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I’m a newbie homeowner who continues to experience a minor plumbing issue.

My toilet has a slight leak where the water supply line connects to the toilet fill valve. I replaced the gasket inside the tank, as well as the connector pipe itself from a plastic one to brass one, but nothing has changed. I tried tightening the nut a little more, and that slightly slowed down the water drop, but it still leaks. Since it doesn’t leak at all when I turn off the valve, I was confident that replacing the pipe would fix the problem and now I'm kind of lost.

The following image found on the internet illustrates the location of the leak:

enter image description here

The water is leaking between the nut and that flat white plastic part that is screwed right below the tank.

Note: This is not an actual photo of my toilet. I’m using the photo to clarify where the leak is.

The actual supply line I purchased is this:

http://www.homedepot.com/p/BrassCraft-3-8-in-Compression-x-7-8-in-Ballcock-Nut-x-9-in-Braided-Polymer-Toilet-Connector-B1-9DL-F/100535528

BrassCraft 3/8 in. Compression x 7/8 in. Ballcock Nut x 9 in. Braided Polymer Toilet Connector, Model B1-9DL F

  • Did you inspect the porcelain for irregularities (bumps, holes)? Could be that the gasket simply can't accommodate a rough area in the hard surface. – isherwood May 17 '16 at 14:51
  • How is this leak manifested? If it were the gasket, I'd expect a leak whenever the tank is full. Or do I have the wrong gasket? – Carl Witthoft May 17 '16 at 15:14
  • Hi, I edited the question with picture, does it clarify? I don't see any irregularities in the porcelain, and it is not leaking from the tank itself. I know this because I completely disconnected the water supply pipe and there is no leak from the tank even when it is full of water. There is leak only when I turn on the supply valve. – Chelssica May 17 '16 at 16:56
  • It is similar to this post, but I replaced the pipe like OP did and the problem still exists. diy.stackexchange.com/questions/27728/… – Chelssica May 17 '16 at 17:46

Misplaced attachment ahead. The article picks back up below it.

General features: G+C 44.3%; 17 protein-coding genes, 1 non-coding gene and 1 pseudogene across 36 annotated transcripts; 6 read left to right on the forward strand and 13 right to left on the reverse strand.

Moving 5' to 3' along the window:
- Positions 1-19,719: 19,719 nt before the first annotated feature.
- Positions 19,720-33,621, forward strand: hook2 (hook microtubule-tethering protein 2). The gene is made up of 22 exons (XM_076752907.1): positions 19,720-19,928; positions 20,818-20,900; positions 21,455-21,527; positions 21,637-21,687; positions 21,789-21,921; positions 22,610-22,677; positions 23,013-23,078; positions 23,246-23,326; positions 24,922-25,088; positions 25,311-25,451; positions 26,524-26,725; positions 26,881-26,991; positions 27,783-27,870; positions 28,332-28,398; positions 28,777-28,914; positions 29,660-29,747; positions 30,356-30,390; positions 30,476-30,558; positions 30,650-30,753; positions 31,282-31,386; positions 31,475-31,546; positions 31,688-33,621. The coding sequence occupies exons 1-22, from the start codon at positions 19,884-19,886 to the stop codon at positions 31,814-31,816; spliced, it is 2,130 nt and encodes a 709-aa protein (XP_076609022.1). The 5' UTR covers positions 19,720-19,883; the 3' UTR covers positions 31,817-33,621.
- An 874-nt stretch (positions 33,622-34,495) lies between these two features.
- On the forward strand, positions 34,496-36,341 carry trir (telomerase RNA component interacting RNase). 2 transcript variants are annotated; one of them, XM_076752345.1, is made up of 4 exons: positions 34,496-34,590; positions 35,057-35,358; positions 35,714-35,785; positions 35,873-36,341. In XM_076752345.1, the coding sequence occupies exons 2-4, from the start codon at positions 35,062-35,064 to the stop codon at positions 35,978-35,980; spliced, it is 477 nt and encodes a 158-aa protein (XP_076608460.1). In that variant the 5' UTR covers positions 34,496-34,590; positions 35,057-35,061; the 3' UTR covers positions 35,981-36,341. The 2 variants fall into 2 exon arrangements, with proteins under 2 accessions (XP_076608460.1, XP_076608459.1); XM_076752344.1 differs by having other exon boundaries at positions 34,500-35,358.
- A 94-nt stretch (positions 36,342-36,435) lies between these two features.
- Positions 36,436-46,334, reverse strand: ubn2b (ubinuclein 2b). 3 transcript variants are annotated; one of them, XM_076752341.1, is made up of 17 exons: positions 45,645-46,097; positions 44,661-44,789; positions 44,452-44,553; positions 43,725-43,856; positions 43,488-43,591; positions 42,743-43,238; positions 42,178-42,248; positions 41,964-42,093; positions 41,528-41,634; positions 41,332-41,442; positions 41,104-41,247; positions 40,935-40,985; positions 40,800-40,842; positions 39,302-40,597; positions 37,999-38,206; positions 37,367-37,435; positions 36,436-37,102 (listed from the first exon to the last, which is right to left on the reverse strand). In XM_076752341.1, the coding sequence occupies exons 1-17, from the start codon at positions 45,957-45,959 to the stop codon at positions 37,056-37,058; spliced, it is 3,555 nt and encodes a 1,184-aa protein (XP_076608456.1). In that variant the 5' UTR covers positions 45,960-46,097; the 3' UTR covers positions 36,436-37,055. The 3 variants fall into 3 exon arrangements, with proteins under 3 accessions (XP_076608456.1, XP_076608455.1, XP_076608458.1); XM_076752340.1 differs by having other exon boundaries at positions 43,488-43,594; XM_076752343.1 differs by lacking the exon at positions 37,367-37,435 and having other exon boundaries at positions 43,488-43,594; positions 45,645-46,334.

• Is the brass pipe in the photo the new one after replacement? It looks pretty grotty and dinged up. – A. I. Breveleri May 17 '16 at 18:36
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The original leak is most likely either caused by a failure in the rubber washer that connect your supply line to your fill valve, or a leak in the seal that connects your fill valve to the tank.

This is a common problem, especially with older toilets that use natural rubber washers. The rubber breaks down over time and will eventually begin to leak. The newer synthetic washers will last much longer.

It is unfortunate that you already have taken it apart because you will have a harder time determining the source of the leak. When you run into a leak of this kind, it is best to first check the supply line itself, as it is the easiest to access. Shut off the water supply, and drain the tank of water. Then unscrew the supply line and inspect the washer. It should be firm and flexible, yet hold its shape and be in one piece. If it is not, then it needs to be be replaced and you can reinstall the supply line. After a quick test, you should be able to see if this fixed the leak. If it leaks from the supply, make sure that the washer is in place. On Occasion, the washer is missing right from the beginning. They either fall off, or people take them off.

The other place it could be leaking is from inside of the tank. You will need to disassemble the toilet as above. You will then needs to loosen the retaining nut on the outside bottom of the tank where the supply line goes. Loosening this nut should allow you to lift out the fill valve. Inspect the washer on the valve, and check if it is good. Also check the threaded part to make sure there aren't any cracks in the fill valve body as well. Replace washer, and reinstall.

By replacing both of these washers, it should solve the leak. If it doesn't then there may be a fault in the parts themselves - either the supply kine is bad, or the fill valve, or possibly a combination of both. Also be sure that it is leaking from the supply, and not from anywhere else. There could either be a crack in the porcelain, or there could be a bad tank to bowl seal. There are "universal" rebuild kits available out there that include everything that you need to rebuild a toilet. They include all washers, fill valve, and a flapper. The only part that is not included is the supply line. If the internals of the toilet are old, or not functioning properly, then it would be a good idea to do an entire rebuild.

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I would replace the supply line with a flex line this will give you a new nut and seal and the flex ones don't have as many problems as the solid lines. These are cheap and easy to replace.

  • Thanks. The one I got is actually flexible one, sorry for misleading photo. I think mine is this: homedepot.com/p/… – Chelssica May 17 '16 at 20:24
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Use Teflon tape on the treads if the gasket inside is not working properly.

I suspect because you have a new supply line that the upper nut, white in the photo, could be the problem. It holds the fill valve mechanism inside the tank securely to the porcelain tank, if the gasket ( inside the tank at the bottom of the fill valve), is damaged or is simply not tight enough then water could be leaking out of the tank. You could replace that washer and maybe use some plumbers putty between it and the porcelain.

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